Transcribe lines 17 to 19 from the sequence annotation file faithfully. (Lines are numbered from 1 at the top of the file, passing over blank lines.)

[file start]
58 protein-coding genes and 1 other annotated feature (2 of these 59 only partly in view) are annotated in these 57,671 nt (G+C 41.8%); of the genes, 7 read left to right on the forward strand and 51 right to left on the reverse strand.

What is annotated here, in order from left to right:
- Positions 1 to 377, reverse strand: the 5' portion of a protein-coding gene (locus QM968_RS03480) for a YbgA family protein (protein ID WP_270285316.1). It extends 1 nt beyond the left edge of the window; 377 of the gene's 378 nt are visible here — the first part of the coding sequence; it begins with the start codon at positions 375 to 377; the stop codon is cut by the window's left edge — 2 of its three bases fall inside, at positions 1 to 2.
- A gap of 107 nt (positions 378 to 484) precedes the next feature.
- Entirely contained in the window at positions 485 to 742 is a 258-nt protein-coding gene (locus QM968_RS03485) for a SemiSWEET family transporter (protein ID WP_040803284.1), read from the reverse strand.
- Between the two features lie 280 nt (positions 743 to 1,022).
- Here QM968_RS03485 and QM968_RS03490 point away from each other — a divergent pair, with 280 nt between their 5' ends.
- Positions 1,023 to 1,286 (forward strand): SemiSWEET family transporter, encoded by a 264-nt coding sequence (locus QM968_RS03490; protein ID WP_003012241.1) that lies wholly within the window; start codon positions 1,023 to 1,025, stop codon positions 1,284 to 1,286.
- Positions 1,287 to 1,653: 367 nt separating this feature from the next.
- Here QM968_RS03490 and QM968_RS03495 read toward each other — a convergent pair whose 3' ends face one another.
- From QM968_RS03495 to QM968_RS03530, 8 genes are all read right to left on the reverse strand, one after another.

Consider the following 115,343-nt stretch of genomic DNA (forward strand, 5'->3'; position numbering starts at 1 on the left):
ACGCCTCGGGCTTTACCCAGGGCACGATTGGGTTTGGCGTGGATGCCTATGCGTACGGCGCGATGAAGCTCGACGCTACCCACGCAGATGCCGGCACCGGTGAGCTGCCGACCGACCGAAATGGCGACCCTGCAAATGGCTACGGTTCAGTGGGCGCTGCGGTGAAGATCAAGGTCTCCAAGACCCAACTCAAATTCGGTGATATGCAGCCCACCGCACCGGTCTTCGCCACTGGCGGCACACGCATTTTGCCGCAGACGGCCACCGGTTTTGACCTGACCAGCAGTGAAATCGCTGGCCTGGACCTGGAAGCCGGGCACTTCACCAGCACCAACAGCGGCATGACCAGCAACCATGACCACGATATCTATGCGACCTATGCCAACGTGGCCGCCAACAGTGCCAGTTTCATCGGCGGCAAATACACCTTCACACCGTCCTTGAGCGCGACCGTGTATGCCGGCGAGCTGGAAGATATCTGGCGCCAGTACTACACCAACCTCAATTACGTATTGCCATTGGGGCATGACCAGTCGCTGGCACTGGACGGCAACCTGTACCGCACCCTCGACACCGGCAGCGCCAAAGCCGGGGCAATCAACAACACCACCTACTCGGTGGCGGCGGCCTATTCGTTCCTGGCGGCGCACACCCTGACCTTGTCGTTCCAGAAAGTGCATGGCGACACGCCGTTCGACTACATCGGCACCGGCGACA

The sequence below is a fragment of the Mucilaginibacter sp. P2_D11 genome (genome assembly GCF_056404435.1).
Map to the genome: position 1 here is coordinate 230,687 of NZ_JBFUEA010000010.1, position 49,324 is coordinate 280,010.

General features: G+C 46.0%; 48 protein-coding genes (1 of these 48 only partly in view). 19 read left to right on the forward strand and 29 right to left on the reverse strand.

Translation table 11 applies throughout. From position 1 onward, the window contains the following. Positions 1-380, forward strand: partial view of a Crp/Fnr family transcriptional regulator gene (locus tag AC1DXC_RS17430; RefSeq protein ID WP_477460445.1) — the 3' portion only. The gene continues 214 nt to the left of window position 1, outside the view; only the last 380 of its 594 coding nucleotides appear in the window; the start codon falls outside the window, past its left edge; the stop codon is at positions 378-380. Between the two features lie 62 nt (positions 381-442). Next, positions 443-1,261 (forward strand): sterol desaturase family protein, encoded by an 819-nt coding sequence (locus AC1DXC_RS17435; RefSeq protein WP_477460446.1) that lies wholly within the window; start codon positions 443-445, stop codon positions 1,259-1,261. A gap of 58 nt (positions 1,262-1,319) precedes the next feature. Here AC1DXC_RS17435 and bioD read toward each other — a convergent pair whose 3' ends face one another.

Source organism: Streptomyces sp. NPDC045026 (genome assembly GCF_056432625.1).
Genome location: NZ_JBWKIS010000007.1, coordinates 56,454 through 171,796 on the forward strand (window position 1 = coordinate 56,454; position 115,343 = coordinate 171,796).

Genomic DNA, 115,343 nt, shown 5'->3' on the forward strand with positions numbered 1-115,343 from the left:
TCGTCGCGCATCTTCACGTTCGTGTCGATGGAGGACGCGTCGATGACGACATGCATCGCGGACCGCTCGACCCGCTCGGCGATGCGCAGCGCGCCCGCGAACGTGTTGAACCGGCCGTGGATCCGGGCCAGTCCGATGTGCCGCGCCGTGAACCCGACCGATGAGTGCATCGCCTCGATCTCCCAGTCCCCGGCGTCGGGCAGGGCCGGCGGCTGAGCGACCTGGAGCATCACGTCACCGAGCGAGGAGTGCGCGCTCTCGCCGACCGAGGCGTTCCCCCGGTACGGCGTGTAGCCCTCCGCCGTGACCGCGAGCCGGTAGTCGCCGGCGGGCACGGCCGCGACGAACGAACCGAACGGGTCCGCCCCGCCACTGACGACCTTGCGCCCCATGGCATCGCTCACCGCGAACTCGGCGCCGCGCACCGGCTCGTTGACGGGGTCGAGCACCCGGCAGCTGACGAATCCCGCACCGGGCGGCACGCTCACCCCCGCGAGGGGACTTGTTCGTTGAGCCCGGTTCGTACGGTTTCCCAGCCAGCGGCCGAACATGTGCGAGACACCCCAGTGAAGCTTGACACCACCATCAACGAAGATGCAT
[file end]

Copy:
Translation table 11 applies throughout. From position 1 onward, the window contains the following. Positions 1-380, forward strand: partial view of a Crp/Fnr family transcriptional regulator gene (locus tag AC1DXC_RS17430; RefSeq protein ID WP_477460445.1) — the 3' portion only. The gene continues 214 nt to the left of window position 1, outside the view; only the last 380 of its 594 coding nucleotides appear in the window; the start codon falls outside the window, past its left edge; the stop codon is at positions 378-380. Between the two features lie 62 nt (positions 381-442). Next, positions 443-1,261 (forward strand): sterol desaturase family protein, encoded by an 819-nt coding sequence (locus AC1DXC_RS17435; RefSeq protein WP_477460446.1) that lies wholly within the window; start codon positions 443-445, stop codon positions 1,259-1,261. A gap of 58 nt (positions 1,262-1,319) precedes the next feature. Here AC1DXC_RS17435 and bioD read toward each other — a convergent pair whose 3' ends face one another.

Source organism: Streptomyces sp. NPDC045026 (genome assembly GCF_056432625.1).
Genome location: NZ_JBWKIS010000007.1, coordinates 56,454 through 171,796 on the forward strand (window position 1 = coordinate 56,454; position 115,343 = coordinate 171,796).